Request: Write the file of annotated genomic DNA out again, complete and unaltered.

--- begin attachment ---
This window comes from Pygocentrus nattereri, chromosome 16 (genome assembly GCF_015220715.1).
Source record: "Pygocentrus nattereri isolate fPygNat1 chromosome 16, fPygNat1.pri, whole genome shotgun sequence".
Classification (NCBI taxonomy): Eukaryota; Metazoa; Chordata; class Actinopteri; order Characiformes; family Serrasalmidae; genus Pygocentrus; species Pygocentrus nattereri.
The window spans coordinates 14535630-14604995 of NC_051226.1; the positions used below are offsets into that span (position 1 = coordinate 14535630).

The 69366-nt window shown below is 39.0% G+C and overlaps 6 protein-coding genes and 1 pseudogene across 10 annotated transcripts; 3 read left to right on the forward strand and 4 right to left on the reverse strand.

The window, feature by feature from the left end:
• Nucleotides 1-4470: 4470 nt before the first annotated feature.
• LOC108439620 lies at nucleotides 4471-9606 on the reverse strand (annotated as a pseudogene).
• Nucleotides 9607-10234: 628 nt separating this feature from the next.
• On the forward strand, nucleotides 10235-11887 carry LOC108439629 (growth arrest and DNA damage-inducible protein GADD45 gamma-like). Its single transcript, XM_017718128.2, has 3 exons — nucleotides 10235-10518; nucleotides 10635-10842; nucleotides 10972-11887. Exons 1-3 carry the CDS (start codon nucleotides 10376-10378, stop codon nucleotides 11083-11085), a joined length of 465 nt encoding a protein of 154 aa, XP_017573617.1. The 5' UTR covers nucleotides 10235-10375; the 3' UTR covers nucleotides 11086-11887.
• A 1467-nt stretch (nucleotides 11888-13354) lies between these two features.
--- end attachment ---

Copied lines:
This window comes from Pygocentrus nattereri, chromosome 16 (genome assembly GCF_015220715.1).
Source record: "Pygocentrus nattereri isolate fPygNat1 chromosome 16, fPygNat1.pri, whole genome shotgun sequence".
Classification (NCBI taxonomy): Eukaryota; Metazoa; Chordata; class Actinopteri; order Characiformes; family Serrasalmidae; genus Pygocentrus; species Pygocentrus nattereri.
The window spans coordinates 14535630-14604995 of NC_051226.1; the positions used below are offsets into that span (position 1 = coordinate 14535630).

The 69366-nt window shown below is 39.0% G+C and overlaps 6 protein-coding genes and 1 pseudogene across 10 annotated transcripts; 3 read left to right on the forward strand and 4 right to left on the reverse strand.

The window, feature by feature from the left end:
• Nucleotides 1-4470: 4470 nt before the first annotated feature.
• LOC108439620 lies at nucleotides 4471-9606 on the reverse strand (annotated as a pseudogene).
• Nucleotides 9607-10234: 628 nt separating this feature from the next.
• On the forward strand, nucleotides 10235-11887 carry LOC108439629 (growth arrest and DNA damage-inducible protein GADD45 gamma-like). Its single transcript, XM_017718128.2, has 3 exons — nucleotides 10235-10518; nucleotides 10635-10842; nucleotides 10972-11887. Exons 1-3 carry the CDS (start codon nucleotides 10376-10378, stop codon nucleotides 11083-11085), a joined length of 465 nt encoding a protein of 154 aa, XP_017573617.1. The 5' UTR covers nucleotides 10235-10375; the 3' UTR covers nucleotides 11086-11887.
• A 1467-nt stretch (nucleotides 11888-13354) lies between these two features.